I set a limit. A hard limit. “Well, simply so that you understand how things will work, *SOMEBODY* is going to be paying me, starting on “Date A”. Your input into this conversation, is will it be The Locums Company, or will it be somebody else. And, just to make everything even plainer, whoever is paying me on “Date A”, will have my loyalty. That means that, if you folks are *NOT* the ones paying me, and you abruptly get your shit together, and invite me to start working at your client’s clinic, well, I am not about to pimp the folks who are providing me with a paycheck, simply because your organization is so grabasstic that you cannot get your credentialing in a group, by the date that *YOU* specified.”

He sputtered, “We have a contract! You have committed to work for us!”

I had read that contract. “Yep. You committed to pay me for my clinical services starting, oh, next Monday. Now come you, to inform me that you are not planning to pay me, starting next Monday. Now, I am not a lawyer, I do not play a lawyer on TV, and I did not stay in a Holiday Inn last night, but it certainly appears that you are proposing to breach one of the foundational elements of your contract, and thereby nullify the entire thing. If you are paying me, then my time is yours. If you have breached that contract by not paying me, then you can go piss up a rope.”

He continued to sputter. “I cannot simply approve paying you for not working.”

“Cool story. Howzabout you speak to somebody who can, indeed, authorize you to abide by the terms of your contract, and let me know how that turns out? As for me, I’m looking for work. If you get your shit together before I find other work, perhaps we can move forward in a mutually profitable way. If not, well, toodle-oo!”

The call terminated. I placed a call to Another Locums Company, with whom I had worked, and who had demonstrated that their stool was, indeed, in a pool. That recruiter and I had a cheery chat, and she promised to see what they had available, and call me back as soon as possible.

The next day, The Locums Company recruiter, who triggered this rant, called me back, breathlessly informing me that they *WOULD* pay me, as if I was working 40 hours, 9-5. In return, I would be on a 24 hour alert to report to the client clinic, upon The Locums Company’s notification that all had been ironed out. His tone was consistent with “…and don’t you try to weasel your way out of it!”

My response was, “Well, if you are paying me, then my time is yours, and I will be available to report for work as soon as is reasonable. 24 hours sounds reasonable.”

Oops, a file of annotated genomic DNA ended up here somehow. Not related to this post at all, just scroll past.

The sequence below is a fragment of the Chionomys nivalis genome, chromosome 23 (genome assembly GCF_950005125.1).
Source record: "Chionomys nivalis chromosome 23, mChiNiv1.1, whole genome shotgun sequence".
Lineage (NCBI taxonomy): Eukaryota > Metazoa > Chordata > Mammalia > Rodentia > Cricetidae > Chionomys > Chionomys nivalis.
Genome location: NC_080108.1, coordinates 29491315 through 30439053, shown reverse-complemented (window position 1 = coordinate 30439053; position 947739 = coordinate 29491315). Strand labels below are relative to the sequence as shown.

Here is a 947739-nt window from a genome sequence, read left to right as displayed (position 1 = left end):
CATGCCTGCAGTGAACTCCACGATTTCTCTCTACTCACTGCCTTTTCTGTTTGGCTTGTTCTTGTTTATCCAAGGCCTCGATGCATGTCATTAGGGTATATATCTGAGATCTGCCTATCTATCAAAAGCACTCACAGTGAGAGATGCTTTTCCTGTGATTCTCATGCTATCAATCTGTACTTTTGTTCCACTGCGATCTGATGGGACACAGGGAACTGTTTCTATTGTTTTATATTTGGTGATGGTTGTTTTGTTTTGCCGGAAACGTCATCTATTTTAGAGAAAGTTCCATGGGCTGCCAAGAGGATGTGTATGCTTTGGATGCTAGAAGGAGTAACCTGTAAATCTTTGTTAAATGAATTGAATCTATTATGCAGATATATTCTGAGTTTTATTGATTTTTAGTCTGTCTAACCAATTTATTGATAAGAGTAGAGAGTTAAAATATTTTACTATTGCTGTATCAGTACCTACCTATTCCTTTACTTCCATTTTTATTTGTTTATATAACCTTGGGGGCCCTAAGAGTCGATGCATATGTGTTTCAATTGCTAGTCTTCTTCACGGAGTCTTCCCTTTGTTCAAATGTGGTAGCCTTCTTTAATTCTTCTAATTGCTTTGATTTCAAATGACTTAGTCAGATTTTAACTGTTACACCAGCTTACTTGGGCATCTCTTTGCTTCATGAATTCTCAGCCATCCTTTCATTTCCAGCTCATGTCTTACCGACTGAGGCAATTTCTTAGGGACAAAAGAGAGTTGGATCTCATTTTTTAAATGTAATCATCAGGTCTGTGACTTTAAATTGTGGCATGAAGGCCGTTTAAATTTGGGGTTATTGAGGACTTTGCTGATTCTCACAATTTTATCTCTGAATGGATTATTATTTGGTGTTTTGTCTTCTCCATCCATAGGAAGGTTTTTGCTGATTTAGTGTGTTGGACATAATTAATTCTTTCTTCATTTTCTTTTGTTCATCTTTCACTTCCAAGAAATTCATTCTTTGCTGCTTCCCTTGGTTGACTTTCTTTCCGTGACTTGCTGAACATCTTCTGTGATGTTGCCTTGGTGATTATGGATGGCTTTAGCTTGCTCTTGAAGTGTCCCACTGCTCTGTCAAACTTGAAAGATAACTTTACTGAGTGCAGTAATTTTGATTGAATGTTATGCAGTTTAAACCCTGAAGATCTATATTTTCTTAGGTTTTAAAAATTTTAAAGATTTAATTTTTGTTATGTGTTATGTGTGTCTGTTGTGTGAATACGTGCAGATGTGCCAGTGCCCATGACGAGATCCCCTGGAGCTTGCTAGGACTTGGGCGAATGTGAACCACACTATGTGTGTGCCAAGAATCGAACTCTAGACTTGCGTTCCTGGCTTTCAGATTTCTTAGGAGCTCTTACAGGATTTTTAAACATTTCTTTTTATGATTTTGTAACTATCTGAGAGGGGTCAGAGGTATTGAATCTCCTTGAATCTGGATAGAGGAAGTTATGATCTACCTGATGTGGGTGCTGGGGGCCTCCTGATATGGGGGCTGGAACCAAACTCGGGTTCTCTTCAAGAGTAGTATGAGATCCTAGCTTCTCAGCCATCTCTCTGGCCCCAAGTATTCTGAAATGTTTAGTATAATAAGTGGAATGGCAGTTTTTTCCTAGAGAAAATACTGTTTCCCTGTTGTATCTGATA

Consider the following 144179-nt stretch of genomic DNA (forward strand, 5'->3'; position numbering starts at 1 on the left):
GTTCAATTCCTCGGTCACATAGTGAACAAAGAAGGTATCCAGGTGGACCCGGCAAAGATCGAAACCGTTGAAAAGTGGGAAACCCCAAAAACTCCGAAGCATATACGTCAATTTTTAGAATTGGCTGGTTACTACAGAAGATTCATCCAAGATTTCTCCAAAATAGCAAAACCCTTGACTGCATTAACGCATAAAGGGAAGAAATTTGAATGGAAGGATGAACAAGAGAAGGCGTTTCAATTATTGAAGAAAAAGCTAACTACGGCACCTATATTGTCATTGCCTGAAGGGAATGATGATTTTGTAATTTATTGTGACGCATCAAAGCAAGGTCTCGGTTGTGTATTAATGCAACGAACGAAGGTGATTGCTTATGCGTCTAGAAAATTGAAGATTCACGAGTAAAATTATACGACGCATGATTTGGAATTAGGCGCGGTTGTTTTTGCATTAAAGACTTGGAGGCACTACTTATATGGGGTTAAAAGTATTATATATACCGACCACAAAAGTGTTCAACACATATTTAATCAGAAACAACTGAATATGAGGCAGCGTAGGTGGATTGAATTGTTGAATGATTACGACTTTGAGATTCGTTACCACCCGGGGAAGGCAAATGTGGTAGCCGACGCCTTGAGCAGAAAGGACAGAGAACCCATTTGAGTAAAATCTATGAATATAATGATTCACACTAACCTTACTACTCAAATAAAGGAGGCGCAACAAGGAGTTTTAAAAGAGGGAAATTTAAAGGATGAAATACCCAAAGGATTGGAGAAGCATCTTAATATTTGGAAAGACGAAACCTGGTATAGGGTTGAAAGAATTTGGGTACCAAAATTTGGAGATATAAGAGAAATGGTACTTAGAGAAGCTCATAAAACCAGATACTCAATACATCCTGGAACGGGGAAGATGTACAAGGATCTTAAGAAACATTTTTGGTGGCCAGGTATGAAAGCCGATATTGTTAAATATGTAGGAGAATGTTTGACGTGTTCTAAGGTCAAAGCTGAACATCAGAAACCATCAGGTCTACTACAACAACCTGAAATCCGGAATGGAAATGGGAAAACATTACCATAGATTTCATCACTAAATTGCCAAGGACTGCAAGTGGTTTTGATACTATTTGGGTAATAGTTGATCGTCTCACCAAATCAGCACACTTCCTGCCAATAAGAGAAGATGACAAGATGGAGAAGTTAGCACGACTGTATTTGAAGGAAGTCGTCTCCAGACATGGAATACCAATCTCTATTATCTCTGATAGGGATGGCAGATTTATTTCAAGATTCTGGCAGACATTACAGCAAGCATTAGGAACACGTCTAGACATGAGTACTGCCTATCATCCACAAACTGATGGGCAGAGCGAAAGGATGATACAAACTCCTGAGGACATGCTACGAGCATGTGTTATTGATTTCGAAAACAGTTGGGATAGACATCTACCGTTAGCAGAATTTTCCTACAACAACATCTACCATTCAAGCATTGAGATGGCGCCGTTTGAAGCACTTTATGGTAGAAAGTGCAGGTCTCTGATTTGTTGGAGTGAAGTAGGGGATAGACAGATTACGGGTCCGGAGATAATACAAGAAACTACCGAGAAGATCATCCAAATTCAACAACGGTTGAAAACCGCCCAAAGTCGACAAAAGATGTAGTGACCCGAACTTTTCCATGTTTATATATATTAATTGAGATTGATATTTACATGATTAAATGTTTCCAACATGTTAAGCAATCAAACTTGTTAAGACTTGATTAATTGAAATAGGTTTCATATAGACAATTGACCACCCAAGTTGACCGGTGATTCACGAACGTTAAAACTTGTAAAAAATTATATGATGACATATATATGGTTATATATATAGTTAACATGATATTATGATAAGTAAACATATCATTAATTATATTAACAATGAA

So, I hung around, puttering around, and after a couple of days, received The Call, shortly followed by a call from The Client Clinic. These worthies articulated concern. “Uh, you know we are up north, right?”

“Yep. I kind of had figured that out, in the course of the interactions with The Northern State Licensing Authorities. Those conversations led me to assume that this placement would be in The Northern State.”

“So”, they continued, “It’s January, and, well, we get snow here.”

“I had assumed that snow had something to do with your state’s reputation as a skiing destination.”

“So, have you ever driven in snow?”

This was surprising. If somebody had read, oh, the FIRST 6 INCHES of my FREAKING RESUME, it is exceedingly likely that this reader could figure out that I had spent considerable time in A Northern Fly Over State, wherein, every year, there was an abundance of snow on the ground for, oh, heck, 5 or 6 months of the year. My response did not, however, convey this surprise. “Uh, yeah, some.”

“Are you comfortable driving in snow?”

Another aside: it occurred to me that this particular line of inquiry might have been useful, say, during the freaking phone interview. Not the goddamned day before I was to drive my clinical ass up to start work. Again, my response was milder than my thoughts. “Yeah, I’m Ok with driving in snow.”

But, they were not going to let this go. “Are you sure? We really get a lot of snow, you know!”

I was over this line of conversation. “Look, I grew up in A Northern Fly Over State, we get assloads of snow every winter. If you have seen my resume, you will realize that, not only did I learn to drive in that state, I worked my way through Nursing school working for EMS in Da City in that very state. My children were born there, and every one of *them* learned to drive in the winter, in the snow. Since this is not Fairbanks Regional Medical Center, I am pretty sure that I have seen me some snow, and that I can handle it.”